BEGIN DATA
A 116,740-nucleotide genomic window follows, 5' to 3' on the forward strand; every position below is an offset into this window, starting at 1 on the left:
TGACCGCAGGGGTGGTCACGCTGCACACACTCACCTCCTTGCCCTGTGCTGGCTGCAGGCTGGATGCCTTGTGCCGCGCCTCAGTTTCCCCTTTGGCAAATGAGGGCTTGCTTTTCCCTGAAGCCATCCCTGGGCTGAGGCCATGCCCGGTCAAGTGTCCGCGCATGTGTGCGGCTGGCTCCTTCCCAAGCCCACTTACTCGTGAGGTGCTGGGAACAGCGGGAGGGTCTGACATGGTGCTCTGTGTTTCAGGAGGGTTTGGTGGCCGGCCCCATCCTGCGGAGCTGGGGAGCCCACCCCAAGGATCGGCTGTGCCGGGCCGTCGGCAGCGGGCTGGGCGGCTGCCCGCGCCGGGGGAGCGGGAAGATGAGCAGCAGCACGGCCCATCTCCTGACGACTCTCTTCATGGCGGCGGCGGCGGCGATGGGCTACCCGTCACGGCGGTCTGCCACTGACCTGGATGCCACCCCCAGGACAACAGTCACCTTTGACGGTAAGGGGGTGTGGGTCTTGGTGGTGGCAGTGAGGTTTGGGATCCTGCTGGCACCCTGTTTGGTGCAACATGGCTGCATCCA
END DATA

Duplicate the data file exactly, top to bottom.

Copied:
A 116,740-nucleotide genomic window follows, 5' to 3' on the forward strand; every position below is an offset into this window, starting at 1 on the left:
TGACCGCAGGGGTGGTCACGCTGCACACACTCACCTCCTTGCCCTGTGCTGGCTGCAGGCTGGATGCCTTGTGCCGCGCCTCAGTTTCCCCTTTGGCAAATGAGGGCTTGCTTTTCCCTGAAGCCATCCCTGGGCTGAGGCCATGCCCGGTCAAGTGTCCGCGCATGTGTGCGGCTGGCTCCTTCCCAAGCCCACTTACTCGTGAGGTGCTGGGAACAGCGGGAGGGTCTGACATGGTGCTCTGTGTTTCAGGAGGGTTTGGTGGCCGGCCCCATCCTGCGGAGCTGGGGAGCCCACCCCAAGGATCGGCTGTGCCGGGCCGTCGGCAGCGGGCTGGGCGGCTGCCCGCGCCGGGGGAGCGGGAAGATGAGCAGCAGCACGGCCCATCTCCTGACGACTCTCTTCATGGCGGCGGCGGCGGCGATGGGCTACCCGTCACGGCGGTCTGCCACTGACCTGGATGCCACCCCCAGGACAACAGTCACCTTTGACGGTAAGGGGGTGTGGGTCTTGGTGGTGGCAGTGAGGTTTGGGATCCTGCTGGCACCCTGTTTGGTGCAACATGGCTGCATCCA